Oct 10, 2016 08:50 PM EDT
3 College Alternatives For Those Who Don't Want To Go To Uni
There are different types of learners. Others learn better in the classroom while some acquire knowledge better through movement.
There are a few who drop out of college because it does not match their learning preference. Traditional teaching just involves visual and auditory learning while ignoring kinesthetic learners.
According to U.S. News, experts believe that some students may be happier in another path than going to a four-year college. About 41 percent of students who enroll in college fail to complete their degrees within six years.
College is not for everyone, education consultants admit, especially with the rising cost of tuition. "No one wants the burden of the cost of college and just have it be a place where there's no real focus," Scott Weingold, co-founder of College Planning Network, said.
Online schools, volunteering and enrolling in an internship program are some of the traditional college alternatives available today. Here are three more options for those who feel that college is not for them.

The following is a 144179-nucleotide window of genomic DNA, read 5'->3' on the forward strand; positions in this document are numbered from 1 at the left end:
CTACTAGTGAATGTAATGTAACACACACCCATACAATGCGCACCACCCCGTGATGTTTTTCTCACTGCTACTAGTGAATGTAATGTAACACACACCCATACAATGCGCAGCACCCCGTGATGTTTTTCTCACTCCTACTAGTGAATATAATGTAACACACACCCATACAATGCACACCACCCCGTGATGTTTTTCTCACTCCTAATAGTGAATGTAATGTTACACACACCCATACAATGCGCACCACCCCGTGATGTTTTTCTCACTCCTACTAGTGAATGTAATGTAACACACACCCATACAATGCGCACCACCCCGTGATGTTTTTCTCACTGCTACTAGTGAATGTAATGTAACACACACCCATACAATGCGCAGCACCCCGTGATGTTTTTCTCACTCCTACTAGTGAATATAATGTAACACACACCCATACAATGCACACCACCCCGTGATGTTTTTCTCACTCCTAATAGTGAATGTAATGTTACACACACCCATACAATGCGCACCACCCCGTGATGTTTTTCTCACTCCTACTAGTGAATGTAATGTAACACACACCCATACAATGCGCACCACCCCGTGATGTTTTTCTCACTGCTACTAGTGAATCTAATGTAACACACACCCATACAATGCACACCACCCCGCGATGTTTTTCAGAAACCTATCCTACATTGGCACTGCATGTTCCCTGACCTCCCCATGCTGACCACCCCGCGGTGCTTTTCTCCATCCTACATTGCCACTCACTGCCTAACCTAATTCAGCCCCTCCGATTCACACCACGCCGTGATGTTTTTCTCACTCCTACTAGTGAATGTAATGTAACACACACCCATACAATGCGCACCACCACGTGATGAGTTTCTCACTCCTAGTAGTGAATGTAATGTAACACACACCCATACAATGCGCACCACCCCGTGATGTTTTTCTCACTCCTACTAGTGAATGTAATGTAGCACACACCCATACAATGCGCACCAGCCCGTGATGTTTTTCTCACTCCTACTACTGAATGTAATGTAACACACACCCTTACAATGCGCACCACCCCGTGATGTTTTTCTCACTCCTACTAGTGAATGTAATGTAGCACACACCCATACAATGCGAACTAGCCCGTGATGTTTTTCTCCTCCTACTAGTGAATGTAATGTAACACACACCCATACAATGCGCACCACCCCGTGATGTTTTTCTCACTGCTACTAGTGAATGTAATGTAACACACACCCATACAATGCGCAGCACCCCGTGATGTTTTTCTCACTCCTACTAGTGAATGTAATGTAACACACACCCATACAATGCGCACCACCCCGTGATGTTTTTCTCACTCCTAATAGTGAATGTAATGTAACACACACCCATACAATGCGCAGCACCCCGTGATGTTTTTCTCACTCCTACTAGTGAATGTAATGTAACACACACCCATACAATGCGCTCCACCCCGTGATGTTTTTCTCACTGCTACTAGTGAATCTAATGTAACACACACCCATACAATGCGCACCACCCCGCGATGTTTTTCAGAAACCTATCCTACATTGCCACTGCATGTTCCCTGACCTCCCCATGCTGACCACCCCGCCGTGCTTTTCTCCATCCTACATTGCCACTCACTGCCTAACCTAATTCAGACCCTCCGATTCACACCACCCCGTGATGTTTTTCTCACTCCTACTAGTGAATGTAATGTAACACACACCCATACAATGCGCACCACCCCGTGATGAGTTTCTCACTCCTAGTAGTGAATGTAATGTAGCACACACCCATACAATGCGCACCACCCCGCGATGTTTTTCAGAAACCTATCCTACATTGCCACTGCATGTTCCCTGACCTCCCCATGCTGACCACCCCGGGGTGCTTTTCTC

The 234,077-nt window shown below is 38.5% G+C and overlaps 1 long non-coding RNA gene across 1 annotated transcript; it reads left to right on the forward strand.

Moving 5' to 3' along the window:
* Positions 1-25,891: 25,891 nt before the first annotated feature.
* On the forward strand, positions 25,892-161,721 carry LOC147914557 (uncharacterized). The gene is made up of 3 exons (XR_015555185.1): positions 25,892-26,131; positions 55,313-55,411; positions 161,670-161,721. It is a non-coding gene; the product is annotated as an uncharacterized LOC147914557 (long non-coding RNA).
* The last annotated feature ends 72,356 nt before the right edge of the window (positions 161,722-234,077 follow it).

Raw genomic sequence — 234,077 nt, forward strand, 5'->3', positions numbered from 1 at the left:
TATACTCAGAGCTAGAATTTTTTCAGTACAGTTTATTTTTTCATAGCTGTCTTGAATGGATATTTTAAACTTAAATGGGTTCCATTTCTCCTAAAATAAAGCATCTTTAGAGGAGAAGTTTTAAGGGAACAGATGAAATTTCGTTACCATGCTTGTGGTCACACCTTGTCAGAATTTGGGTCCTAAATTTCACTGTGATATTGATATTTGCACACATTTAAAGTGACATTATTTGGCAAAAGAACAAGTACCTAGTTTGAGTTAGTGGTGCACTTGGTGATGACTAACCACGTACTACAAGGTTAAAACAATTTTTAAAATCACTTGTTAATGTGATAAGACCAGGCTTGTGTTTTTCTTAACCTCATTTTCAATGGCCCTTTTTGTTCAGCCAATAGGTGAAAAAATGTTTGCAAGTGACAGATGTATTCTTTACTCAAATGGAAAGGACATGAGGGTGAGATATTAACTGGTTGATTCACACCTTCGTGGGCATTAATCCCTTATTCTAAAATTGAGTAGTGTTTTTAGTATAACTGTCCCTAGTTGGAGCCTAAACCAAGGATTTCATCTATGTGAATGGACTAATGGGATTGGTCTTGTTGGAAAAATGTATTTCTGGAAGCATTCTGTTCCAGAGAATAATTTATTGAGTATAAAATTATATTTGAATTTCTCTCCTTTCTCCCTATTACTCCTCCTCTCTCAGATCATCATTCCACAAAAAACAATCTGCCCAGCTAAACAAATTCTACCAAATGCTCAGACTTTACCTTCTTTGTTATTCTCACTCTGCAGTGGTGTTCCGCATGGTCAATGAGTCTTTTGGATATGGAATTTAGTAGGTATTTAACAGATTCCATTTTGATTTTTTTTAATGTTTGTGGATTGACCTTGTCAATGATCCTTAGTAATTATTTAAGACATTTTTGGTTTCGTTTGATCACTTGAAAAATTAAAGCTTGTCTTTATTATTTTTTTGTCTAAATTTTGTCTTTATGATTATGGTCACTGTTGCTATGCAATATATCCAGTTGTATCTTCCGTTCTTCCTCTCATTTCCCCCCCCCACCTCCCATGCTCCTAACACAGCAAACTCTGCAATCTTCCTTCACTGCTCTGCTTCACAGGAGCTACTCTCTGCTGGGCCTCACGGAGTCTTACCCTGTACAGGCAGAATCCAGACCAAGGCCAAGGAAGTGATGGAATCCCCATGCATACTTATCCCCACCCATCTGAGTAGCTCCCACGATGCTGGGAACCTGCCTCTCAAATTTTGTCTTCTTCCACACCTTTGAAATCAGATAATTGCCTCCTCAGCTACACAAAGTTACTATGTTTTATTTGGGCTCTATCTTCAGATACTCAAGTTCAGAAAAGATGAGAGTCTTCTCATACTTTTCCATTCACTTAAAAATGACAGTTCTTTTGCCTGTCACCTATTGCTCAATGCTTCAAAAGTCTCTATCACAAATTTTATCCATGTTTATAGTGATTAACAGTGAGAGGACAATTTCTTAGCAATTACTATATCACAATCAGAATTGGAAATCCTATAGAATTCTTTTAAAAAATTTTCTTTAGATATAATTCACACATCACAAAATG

1. Vocational or trade school
This is perfect for kinesthetic learners because it involves learning and working with one's hands rather than sitting in a classroom all day. Certificate holders have been found to earn 20 percent more on average than high school graduates.
"We get the hands-on-training in the labs and in the shops. So the stuff we finish in class, we can go and reiterate," Jessica Turner, 23, said. She enrolled in the diesel and industrial program at the Universal Technical Institute's Pennsylvania campus.
Entrepreneurship may be the best way for those who have a knack at business. InventiveLabs, a research lab and business incubator in Amesbury, Massachusetts, has a program for people who dropped out of college and want to create their own businesses.
3. Gap year
In a survey last year by the American Gap Association, it was revealed that 81 percent of those who took a gap year wanted a break from the traditional academic track. Experts say that some high school graduates need a chance to develop personally before going to college.
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